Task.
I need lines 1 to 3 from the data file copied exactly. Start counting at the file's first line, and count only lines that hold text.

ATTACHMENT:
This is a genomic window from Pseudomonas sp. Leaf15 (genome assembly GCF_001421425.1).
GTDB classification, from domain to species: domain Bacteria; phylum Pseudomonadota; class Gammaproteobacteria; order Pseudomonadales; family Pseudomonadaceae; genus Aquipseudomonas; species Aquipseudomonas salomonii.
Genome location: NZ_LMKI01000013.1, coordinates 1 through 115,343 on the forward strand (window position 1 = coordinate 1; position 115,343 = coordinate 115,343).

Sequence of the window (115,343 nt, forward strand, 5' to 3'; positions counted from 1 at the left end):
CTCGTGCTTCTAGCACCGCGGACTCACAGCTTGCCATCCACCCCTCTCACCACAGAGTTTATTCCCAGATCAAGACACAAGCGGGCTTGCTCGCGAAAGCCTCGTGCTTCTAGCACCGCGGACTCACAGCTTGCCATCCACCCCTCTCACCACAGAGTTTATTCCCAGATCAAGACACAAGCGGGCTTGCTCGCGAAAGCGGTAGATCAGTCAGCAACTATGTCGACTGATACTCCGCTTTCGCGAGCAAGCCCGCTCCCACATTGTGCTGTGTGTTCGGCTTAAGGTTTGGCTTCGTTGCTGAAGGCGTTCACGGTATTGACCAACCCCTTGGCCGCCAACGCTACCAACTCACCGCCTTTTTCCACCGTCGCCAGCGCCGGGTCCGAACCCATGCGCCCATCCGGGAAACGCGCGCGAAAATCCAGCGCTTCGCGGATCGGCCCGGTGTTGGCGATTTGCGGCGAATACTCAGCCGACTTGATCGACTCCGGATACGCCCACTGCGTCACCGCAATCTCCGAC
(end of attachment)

This is a genomic window from Pseudomonas sp. Leaf15 (genome assembly GCF_001421425.1).
GTDB classification, from domain to species: domain Bacteria; phylum Pseudomonadota; class Gammaproteobacteria; order Pseudomonadales; family Pseudomonadaceae; genus Aquipseudomonas; species Aquipseudomonas salomonii.
Genome location: NZ_LMKI01000013.1, coordinates 1 through 115,343 on the forward strand (window position 1 = coordinate 1; position 115,343 = coordinate 115,343).